Red cell genotyping using buccal swab DNA

Red cell genotyping is used to complement phenotyping data generated using existing serological methods in order to minimize the limitations of using serological methods alone. This is particularly relevant to subgroups of patients and donors, some of which have be m shown to have a higher incidence of rare variant antigens or antigen combinations. In these settings, genotyping offers a quick, high-throughput approach to resolve these challenging cases and possibly to identify rare donors.
DNA for red cell genotyping is currently isolated from peripheral blood specimens. This approach, although practical and easy to perform, is not always a realistic option. For instance, in severely anemic patients requiring additional phlebotomy for RBC genotyping, procuring an additional blood sample may not be ideal. Furthermore, for relatives of patients with possible rare phenotypes who are hesitant about blood donation, mailing buccal swabs may facilitate screening.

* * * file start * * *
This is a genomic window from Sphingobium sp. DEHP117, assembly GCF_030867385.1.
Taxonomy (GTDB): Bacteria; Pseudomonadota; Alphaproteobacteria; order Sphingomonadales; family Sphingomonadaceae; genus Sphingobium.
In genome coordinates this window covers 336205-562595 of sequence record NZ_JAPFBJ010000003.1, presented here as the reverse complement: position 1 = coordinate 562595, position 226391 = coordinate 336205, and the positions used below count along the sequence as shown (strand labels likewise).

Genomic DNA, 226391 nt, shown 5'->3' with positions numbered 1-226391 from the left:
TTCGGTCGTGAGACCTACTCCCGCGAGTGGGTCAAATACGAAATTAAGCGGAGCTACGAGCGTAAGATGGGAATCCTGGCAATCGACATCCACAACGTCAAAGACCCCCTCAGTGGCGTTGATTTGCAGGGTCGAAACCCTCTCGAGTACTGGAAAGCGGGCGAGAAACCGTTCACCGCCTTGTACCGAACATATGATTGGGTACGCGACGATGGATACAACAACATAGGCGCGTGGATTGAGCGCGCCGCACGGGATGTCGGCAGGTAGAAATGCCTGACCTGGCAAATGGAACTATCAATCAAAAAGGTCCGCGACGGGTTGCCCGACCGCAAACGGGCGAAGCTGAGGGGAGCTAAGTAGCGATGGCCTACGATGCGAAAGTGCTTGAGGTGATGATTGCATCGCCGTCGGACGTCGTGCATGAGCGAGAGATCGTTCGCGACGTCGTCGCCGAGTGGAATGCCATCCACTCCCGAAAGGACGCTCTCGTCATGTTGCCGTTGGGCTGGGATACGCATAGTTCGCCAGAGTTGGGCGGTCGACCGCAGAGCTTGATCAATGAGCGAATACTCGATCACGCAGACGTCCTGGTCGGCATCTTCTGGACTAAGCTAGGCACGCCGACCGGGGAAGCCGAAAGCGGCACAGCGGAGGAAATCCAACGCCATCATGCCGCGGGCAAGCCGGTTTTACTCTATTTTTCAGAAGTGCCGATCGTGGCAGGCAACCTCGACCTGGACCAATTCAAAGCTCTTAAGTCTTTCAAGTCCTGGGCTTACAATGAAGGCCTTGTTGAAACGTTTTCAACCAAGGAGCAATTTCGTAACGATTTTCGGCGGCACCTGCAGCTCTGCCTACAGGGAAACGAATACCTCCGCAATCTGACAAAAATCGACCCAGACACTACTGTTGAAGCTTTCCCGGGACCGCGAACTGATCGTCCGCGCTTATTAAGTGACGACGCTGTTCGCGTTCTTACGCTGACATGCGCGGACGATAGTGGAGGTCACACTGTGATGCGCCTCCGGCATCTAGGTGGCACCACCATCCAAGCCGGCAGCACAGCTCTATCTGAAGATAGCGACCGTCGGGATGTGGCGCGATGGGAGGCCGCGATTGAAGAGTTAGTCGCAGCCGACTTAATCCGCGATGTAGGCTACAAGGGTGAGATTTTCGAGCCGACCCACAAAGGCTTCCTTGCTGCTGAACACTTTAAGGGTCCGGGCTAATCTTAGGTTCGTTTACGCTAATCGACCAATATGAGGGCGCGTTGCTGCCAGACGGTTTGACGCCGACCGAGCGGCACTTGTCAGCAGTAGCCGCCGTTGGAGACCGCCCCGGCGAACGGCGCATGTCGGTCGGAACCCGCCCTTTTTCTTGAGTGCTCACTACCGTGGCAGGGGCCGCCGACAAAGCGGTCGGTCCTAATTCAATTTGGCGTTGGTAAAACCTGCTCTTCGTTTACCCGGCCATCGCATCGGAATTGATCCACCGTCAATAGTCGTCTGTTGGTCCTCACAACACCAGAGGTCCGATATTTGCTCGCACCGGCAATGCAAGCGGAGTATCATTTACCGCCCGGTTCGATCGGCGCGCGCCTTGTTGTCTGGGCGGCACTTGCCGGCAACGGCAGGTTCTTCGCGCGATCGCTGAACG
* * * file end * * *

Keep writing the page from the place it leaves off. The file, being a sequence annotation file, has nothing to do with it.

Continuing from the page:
A proof-of-principle pilot study demonstrating the feasibility of this approach has already been performed at the Canadian Blood Services-National Immunohematology Reference Laboratory. This study showed that genotyping results were completely concordant with previous phenotyping and genotyping data on consented volunteers. Moreover, analysis of samples that were extracted following 2 weeks of room temperature storage also demonstrated excellent stability with complete between-run concordance.
Principal Investigator / Supervisor
Co-Investigator(s) / Trainee
GOLDMAN, Mindy R. HANNON, Judith CLARKE, Gwen LIWSKI, Robert
Canadian Blood Services
Small Project Funding Program
Total Amount Awarded
Project Start Date
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